Saturday, February 23, 2013

Your song lacks exp.

I became enamored with RPG video games when I was about 9 or 10. My first role playing game was Final Fantasy 3 (also known as 4 or 6) for the SNES, and while I wasn't happy about the ending, how long it took me to find every single item in the game (5 years) or the add-on characters, (I hate Celes) it is gorgeous. My next one was Final Fantasy 2 (waaaay better ending & story development) and from then on I tried a few more, before finding the Pokemon series.

Not shockingly, there is a Sailormoon one out there somewhere, and I've always wanted to try it. Sailormoon Another Story for the Super Famicon/SNES. The Retron 3 is compatible with Japanese and English SNES titles, I really should find a copy. ♥

A constant theme in just about all RPG's is the notion that you really can't survive the game's biggest challenges without gaining a ton of experience, known as exp. points. Now most of these points are earned through battling smaller enemies, but on rare occasion  you'll find a game that let's you cheat a bit. granted, cheating methods sometimes mean that some of your characters stats may not go up as much as if they had done things the usual way, but no matter how you gain exp. you need as much as possible in order to level up high enough to defeat the game's bosses.

This is such a lovely allegory for life itself! Simply replace bosses with life challenges, and it's the same thing. I didn't believe it at all when I was younger, but I see now that you do need to have a few life experiences before you can take down life's struggles, or even to be taken seriously. If you don't level up, you don't win.

I wish today's younger musicians would be told this. >< Starting with the pop and country acts.

My mom had the radio on, and we heard a Taylor Swift wannabe. For the life of me, I can't figure out who this is, just imagine Cartman trying to imitate Taylor Swift while using his "But Mom" voice in the Chinpokomon episode of South Park. "Beht meeeaaaaammmmmm I want to buy a Chinpokomon!!"

The lyrics were being screamed at decibels only squirrels can hear, but I can remember a handful of lyrics, typed out verbatim:

"The mauuuull doesn't ewpen till 10 end ahm really really PISSED auffff"

"Nobidy understiiiiinds meeee"

"I HATE yuuuu fer-everevreververver EVER!"

Now this is nothing new. Songs have been sounding terrible since Avril Lavinge showed up, and I can't recall a decade where more than the metal songs had any substance to them. But I do miss when songs actually sounded like music, (1989-2002 and again between 1932-1958) at least if a song lacked substance, it made up for that with a good sound. Sure the bubblegum pop acts of the late 1990's lacked substance and rarely sang about the darker side of life, but that made good sounds.

These are not good sounds I'm hearing. Aside from dubstep and rap songs about drinking, I keep hitting songs from very angry little girls, who never evolved past puberty.

And that's when it hit me. The new music lacks substance.

Many of today's musical starlets (my mom calls them "Twat Waffles") look up to Taylor Swift, who has changed boyfriends faster than most of us change clothes, and many of her hits are about them. One of the few non-break-up songs she has is Speak Now which is a song in first person perspective about a woman (her) interrupting a wedding to steal the groom ~ who is her ex-boyfriend ~ who she dumped ~ so she could  come back later and ruin the marriage of. Wow, that may be one of the most horrible songs she's ever written. South Park has a word for that type of person.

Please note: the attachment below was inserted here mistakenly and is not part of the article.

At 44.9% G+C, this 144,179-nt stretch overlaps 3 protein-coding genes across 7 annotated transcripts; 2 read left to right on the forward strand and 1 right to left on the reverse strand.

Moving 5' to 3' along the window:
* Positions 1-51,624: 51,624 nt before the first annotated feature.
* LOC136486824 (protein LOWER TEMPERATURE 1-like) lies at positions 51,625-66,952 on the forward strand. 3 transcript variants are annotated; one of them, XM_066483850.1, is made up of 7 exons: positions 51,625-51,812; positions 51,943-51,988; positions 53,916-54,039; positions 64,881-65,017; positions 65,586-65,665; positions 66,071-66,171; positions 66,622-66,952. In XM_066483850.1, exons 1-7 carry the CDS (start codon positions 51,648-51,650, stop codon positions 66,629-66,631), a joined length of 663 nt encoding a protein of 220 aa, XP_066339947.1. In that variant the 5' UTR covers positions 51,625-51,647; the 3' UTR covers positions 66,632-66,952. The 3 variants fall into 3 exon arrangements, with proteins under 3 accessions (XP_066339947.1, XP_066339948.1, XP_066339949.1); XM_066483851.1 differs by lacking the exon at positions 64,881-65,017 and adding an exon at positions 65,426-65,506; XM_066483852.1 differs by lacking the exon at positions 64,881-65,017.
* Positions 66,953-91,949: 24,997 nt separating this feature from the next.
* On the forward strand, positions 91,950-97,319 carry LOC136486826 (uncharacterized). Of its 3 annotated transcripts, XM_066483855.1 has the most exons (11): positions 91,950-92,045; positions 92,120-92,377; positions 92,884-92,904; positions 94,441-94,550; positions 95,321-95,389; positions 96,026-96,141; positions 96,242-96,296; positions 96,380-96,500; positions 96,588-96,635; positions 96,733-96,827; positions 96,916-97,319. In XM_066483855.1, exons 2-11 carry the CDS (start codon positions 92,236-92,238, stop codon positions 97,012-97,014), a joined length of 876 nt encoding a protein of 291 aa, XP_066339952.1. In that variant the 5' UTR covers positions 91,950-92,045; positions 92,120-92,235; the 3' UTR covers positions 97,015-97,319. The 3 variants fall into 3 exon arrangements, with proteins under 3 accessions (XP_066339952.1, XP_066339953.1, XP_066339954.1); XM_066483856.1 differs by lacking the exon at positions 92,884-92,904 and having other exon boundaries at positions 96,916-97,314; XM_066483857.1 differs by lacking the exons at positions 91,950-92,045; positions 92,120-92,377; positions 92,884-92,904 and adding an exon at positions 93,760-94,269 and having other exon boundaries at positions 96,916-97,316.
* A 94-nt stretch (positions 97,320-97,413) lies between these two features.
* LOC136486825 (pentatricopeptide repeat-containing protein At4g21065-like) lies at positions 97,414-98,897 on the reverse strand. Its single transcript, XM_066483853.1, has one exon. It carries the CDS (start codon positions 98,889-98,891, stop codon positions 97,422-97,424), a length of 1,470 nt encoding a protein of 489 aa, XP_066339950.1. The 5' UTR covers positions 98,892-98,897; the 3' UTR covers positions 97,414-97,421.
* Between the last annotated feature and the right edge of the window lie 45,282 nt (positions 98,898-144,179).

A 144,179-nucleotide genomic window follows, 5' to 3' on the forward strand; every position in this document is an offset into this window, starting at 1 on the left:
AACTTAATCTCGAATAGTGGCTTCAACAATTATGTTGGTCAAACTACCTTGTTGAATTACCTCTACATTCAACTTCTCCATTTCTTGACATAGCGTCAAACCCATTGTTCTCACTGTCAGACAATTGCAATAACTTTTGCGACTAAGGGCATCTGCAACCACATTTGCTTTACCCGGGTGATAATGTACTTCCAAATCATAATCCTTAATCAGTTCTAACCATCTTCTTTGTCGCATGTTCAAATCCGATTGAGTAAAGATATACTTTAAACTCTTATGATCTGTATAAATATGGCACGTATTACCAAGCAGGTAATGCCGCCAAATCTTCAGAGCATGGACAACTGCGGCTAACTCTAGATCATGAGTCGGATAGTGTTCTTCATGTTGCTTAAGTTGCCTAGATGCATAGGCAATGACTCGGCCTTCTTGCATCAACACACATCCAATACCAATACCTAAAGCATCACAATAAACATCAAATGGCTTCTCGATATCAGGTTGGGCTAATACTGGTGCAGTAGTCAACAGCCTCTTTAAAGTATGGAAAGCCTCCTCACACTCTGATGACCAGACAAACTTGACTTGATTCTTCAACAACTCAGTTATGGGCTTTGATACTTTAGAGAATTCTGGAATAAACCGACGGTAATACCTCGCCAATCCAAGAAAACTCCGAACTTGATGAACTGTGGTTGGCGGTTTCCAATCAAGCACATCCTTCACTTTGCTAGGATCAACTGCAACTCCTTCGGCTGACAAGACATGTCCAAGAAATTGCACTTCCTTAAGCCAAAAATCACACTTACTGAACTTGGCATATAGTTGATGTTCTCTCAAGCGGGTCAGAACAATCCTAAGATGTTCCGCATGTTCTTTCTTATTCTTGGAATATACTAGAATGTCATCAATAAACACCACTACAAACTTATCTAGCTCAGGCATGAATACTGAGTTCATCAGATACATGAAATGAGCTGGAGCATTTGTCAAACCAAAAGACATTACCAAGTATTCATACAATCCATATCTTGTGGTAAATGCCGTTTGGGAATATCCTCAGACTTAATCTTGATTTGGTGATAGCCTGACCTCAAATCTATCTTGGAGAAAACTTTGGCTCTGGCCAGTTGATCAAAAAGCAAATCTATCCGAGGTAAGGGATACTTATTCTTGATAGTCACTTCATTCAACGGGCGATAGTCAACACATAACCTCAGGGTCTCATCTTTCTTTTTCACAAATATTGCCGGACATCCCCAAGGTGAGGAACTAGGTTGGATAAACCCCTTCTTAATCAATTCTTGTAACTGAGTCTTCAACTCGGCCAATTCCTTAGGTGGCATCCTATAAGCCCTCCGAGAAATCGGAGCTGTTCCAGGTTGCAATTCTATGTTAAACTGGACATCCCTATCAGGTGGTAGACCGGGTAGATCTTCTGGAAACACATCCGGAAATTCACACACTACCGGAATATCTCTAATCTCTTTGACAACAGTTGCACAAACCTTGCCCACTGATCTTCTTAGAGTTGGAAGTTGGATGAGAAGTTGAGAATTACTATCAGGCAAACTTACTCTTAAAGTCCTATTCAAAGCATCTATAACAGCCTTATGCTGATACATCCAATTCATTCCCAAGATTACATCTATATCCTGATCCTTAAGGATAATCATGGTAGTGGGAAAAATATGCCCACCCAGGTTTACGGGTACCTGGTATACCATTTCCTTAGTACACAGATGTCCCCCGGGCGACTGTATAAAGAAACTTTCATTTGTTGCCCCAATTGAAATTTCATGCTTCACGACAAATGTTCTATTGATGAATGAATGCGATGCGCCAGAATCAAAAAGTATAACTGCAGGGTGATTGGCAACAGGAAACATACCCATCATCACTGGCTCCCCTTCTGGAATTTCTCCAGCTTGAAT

But most of her songs also lack substance. Don't get me wrong, they do come from real life experiences, but these songs lack the depth needed to be heard as soulful.

Take for example Cab Calloway's St. James Infirmary:

Now this heartbreaking song was used in the Betty Boop cartoon Snow White, but the full song is about a young man, who is repeatedly cheated on by the love of his life, who is a hooker, and how he finds her dying on a table at St. James Infirmary from cocaine addiction. In fact, while the Hayes commission frowned on the usage of his songs on film, he actually did have many songs warning people about excessive alcohol use and drug addiction. (Go ahead and watch the cartoon, Betty survives.)

Then in 1932, there was a folk song, later used in MGM's Gold diggers of 33:

This is a song that is still relevant today, about a woman feeling sorrow for her man, who has returned from war completely shell-shocked, and to no job, no home, no money, nothing.

But for a happy note, this is a good one that surprised me:

Listen to this song! You can hear the passion this woman has for her husband. I never hear husband/wife songs these days, except from Robin Thicke:

Both songs, after they came out, the singers conceived children. True story. Now those are DEEP love songs.

But today's youth aren't listening to deeply powerful songs, or even songs about actual life.

You may in real life go through 100 boyfriends a day, but an actual life means being with someone through the rough times and the better days, and not just ditching him because he isn't a fan of your favorite drama. An actual life means going through real problems. Hell, I could probably write a song myself:

♫ A flood ripped through half my stuff
♪ And it bore straight through my heaaaaart
♫ When the city came and told me
♪ My house is gonna be a new Wal ~ maaaarrt

As funny as it sounds, it's true too. And being that this is a stronger experience than "I'm pissed the mall's not open yet" it's fair to say I've leveled up a tad bit more than the current starlets.

It's time these whiny, Hipster Twat Waffles put down the guitar, stop crying, and pay attention to where their lives actually are. I'll let Hopsin close this out.

No comments:

Post a Comment